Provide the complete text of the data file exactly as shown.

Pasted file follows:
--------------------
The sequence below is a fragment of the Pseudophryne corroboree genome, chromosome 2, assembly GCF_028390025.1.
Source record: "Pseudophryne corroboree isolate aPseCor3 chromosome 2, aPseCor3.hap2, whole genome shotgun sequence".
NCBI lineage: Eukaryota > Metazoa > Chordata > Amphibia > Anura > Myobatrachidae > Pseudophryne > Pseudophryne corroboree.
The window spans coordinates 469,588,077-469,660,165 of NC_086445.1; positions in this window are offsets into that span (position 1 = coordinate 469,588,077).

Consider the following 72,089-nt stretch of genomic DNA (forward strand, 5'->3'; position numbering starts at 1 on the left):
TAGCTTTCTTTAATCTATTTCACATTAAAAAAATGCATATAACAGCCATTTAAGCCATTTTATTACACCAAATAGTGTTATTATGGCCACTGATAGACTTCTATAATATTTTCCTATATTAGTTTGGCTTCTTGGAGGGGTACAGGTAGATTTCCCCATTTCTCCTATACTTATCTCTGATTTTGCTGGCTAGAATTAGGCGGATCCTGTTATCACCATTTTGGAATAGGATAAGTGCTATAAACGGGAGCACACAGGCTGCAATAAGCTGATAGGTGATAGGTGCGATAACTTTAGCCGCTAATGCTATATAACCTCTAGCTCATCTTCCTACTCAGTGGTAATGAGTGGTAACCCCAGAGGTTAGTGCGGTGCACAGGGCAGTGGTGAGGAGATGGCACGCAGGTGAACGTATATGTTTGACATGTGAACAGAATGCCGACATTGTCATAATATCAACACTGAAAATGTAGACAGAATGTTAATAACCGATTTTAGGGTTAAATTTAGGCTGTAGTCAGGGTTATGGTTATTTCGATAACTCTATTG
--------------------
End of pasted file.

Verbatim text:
The sequence below is a fragment of the Pseudophryne corroboree genome, chromosome 2, assembly GCF_028390025.1.
Source record: "Pseudophryne corroboree isolate aPseCor3 chromosome 2, aPseCor3.hap2, whole genome shotgun sequence".
NCBI lineage: Eukaryota > Metazoa > Chordata > Amphibia > Anura > Myobatrachidae > Pseudophryne > Pseudophryne corroboree.
The window spans coordinates 469,588,077-469,660,165 of NC_086445.1; positions in this window are offsets into that span (position 1 = coordinate 469,588,077).

Consider the following 72,089-nt stretch of genomic DNA (forward strand, 5'->3'; position numbering starts at 1 on the left):
TAGCTTTCTTTAATCTATTTCACATTAAAAAAATGCATATAACAGCCATTTAAGCCATTTTATTACACCAAATAGTGTTATTATGGCCACTGATAGACTTCTATAATATTTTCCTATATTAGTTTGGCTTCTTGGAGGGGTACAGGTAGATTTCCCCATTTCTCCTATACTTATCTCTGATTTTGCTGGCTAGAATTAGGCGGATCCTGTTATCACCATTTTGGAATAGGATAAGTGCTATAAACGGGAGCACACAGGCTGCAATAAGCTGATAGGTGATAGGTGCGATAACTTTAGCCGCTAATGCTATATAACCTCTAGCTCATCTTCCTACTCAGTGGTAATGAGTGGTAACCCCAGAGGTTAGTGCGGTGCACAGGGCAGTGGTGAGGAGATGGCACGCAGGTGAACGTATATGTTTGACATGTGAACAGAATGCCGACATTGTCATAATATCAACACTGAAAATGTAGACAGAATGTTAATAACCGATTTTAGGGTTAAATTTAGGCTGTAGTCAGGGTTATGGTTATTTCGATAACTCTATTG